BELEN—There are a lot of shining stars in Belen Consolidated Schools, and newly hired Superintendent Lawrence Sanchez wants to make them shine brighter through unification and collaboration.
“We’re not all on the same page, and that is not an easy undertaking but we know that a unit is stronger than the individual,” Sanchez said. “We need to look at the best practices throughout the district, take those best practices and share them. I’m a big believer in collaboration.”
Collaboration at all levels will make sure students are growing, and it has to include all the stakeholders, the new superintendent said.
“We need to talk to parents, we need to talk to our business members within the community, we need to talk to our students,” he said.
Sanchez was named Belen High School principal in October 2019 after serving as a principal and teacher at Belen Middle School for more than 20 years.
He began teaching at BMS in his 30s and received his administrative license in 2010, but stayed working as a teacher for several years before moving up to principal.
Now, with the 30,000-foot view of the district, Sanchez says, in a way, the district needs to work like a business in terms of focusing on its finished product.
“And I have to always put this clarifier here because I recognize we’re not a business and that our finished product is a human being,” he said. “But there are practices of business we can modify, we can apply to what we do.”
Business leaders often say their companies succeed because everyone understands what their role is in creating the finished product, and in the company’s success.
“In my mind, we need to help everybody understand, ‘What is my part and what does a Belen Consolidated Schools graduate look like? What attributes should a graduate of Belen Consolidated Schools have?’” Sanchez said. “And I say that on purpose — not Belen High School graduates, but Belen Consolidated Schools. We have two high schools and we need to make sure that’s clear.”
Getting feedback and buy in from parents, business leaders, community members, teachers and students on what that BCS graduate looks like is key, he said. That helps everyone who has influence in that student’s life understand how they help create that graduate.
“As a teacher, it’s easy for me. As a site secretary, maybe not. I want everyone to understand how they contribute to that student being successful,” Sanchez said. “They all do, but sometimes we don’t see our role.”
Sanchez jokes everything he learned about being a leader he learned from coaching, but when he talks about what the experience has brought him, it’s no laughing matter.
“No matter what sport you’re coaching, every time you play a game you’re being assessed. People watching, listening on the radio, however they do it, they’re assessing the job the staff is doing,” he said. “So you’re constantly reflecting, constantly assessing yourself if you want to be successful. You have those difficult conversations as a coach — what was working, what do we need to be a better and how we’re going to get that better the next time.”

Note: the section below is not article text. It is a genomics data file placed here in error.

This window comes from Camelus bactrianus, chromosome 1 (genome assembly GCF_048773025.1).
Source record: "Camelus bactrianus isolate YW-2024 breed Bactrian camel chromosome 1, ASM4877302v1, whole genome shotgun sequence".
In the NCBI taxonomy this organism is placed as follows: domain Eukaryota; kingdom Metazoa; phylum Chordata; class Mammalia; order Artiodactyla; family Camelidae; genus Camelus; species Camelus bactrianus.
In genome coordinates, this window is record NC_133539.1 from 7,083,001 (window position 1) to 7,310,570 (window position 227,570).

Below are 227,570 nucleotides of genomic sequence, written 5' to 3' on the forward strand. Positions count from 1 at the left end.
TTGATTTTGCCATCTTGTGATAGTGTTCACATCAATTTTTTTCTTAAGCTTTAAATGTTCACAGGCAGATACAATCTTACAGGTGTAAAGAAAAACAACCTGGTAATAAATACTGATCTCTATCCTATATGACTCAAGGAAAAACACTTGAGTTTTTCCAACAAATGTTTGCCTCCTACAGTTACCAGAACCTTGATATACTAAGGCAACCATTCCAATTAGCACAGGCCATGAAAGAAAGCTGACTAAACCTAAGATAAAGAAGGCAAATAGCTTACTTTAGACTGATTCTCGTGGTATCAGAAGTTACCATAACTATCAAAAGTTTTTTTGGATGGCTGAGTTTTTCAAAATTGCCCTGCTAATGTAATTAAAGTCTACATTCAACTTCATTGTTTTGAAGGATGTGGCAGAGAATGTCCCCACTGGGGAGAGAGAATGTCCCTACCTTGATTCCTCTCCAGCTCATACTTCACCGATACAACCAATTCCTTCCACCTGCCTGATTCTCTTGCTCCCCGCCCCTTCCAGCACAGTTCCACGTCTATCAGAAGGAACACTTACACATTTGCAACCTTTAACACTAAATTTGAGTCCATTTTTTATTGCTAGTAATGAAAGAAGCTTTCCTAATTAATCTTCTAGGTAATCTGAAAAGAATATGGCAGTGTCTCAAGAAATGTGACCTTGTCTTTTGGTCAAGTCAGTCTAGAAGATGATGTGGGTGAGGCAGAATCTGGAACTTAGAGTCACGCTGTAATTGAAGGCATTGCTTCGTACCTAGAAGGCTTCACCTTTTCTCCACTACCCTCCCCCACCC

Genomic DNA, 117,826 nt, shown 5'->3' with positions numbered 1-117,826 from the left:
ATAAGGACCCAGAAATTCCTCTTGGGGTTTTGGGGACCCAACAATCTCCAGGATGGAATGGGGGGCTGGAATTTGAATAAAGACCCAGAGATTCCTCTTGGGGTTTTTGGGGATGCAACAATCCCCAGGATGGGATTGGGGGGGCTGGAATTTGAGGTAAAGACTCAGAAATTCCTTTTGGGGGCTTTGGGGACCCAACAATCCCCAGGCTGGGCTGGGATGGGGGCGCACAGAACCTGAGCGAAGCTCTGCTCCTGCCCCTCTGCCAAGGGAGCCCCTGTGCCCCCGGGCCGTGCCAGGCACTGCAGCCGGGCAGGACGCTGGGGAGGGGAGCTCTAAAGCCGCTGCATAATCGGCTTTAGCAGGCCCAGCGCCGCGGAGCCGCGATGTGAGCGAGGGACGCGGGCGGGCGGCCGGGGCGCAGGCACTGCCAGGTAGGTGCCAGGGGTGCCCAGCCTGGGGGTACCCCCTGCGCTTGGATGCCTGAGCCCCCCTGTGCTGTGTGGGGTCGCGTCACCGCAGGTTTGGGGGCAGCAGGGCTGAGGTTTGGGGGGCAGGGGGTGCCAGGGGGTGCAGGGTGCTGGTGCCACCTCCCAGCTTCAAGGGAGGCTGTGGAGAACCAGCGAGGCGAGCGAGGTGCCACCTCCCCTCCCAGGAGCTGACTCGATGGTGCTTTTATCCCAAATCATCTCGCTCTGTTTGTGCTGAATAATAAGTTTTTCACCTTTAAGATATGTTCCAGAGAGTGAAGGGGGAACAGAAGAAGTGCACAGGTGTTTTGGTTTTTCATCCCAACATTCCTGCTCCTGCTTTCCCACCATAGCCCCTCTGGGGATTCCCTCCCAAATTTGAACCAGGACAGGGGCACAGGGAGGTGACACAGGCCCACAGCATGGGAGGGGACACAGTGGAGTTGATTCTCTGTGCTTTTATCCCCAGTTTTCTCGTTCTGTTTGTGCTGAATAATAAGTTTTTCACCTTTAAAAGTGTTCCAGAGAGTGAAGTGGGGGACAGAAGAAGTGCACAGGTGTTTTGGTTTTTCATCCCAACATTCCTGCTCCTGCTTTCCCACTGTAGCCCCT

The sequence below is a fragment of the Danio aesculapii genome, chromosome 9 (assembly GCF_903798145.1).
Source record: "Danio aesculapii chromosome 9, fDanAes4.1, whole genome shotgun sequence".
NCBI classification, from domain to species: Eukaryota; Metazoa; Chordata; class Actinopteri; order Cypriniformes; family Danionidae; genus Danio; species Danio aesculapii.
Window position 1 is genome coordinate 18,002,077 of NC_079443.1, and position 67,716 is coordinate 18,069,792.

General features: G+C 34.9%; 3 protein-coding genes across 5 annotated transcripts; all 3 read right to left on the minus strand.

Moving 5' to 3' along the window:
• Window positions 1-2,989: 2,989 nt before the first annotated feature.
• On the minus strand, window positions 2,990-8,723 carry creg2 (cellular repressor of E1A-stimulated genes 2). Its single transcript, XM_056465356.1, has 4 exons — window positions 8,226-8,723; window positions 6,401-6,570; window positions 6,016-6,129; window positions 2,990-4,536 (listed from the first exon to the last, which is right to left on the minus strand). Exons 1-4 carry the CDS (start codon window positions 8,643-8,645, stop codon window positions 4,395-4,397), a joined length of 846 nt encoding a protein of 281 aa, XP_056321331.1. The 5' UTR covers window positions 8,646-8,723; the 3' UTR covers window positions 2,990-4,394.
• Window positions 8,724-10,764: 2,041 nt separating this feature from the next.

Having developed a thick skin coaching, Sanchez said having hard conversations is a must, and everyone has to remember it isn’t personal.
“To succeed we have to be able to trust each other and understand it’s not personal,” he said. “We have to have conversations that lead to success.”
Sanchez begins his tenure as the state Legislature goes back into session in January. Public school districts receive the majority of their operational funding from the state, so Sanchez is keeping a close eye on any budget cuts that might come.
“From what I’m hearing, the budget might not be as bad as they thought, so that’s good news,” he said. “The big thing we need is for the Legislature to hold us harmless and not use our numbers for this year against us.”
Operational and transportation funding for public schools are based on enrollment and ridership numbers from the previous school year. Across the state, about 12,000 students are unaccounted for, and BCS is experiencing a chronic absenteeism rate of about 16 percent.
“If they hold us to this year’s numbers and next year we’re back to normal, I have no idea how we’re going to do that,” Sanchez said.
The district is struggling to engage some families, Sanchez told the board of education at its Dec. 8 meeting.
“We are doing everything we can — home visits, reaching out, calling. Worst case scenarios, we’ve had to talk to CYFD,” he said. “We want to ensure students are safe. Our attendance team is making these home visits, making sure families have everything they need. Whatever the issue, the coaches are trying to support families so they can engage.”
The district recently received a $198,520 federal GEERF Grant — the Governor’s Emergency Education Relief Fund — which will help families with students get connected to an internet service provider.
“This is another way to help us close that equity gap,” Sanchez said. “Right now, we’re limited to hot spots because that’s going to be easiest for us to reach areas like out on the mesa and in the southern part of the district.”
When hot spots are lent to families, the district is trying to match the service provider with one that already works in their area, he said.
“We’ve been collecting data on what cell service people are using. So if you’re on Verizon, we’ll look at getting a Verizon hot spot because we know it works well for you,” he said. “We know that not all services hit everywhere.”
Looking forward, Sanchez said he sees his position as helping students build success by removing roadblocks.
“What can I do to help?” he asks.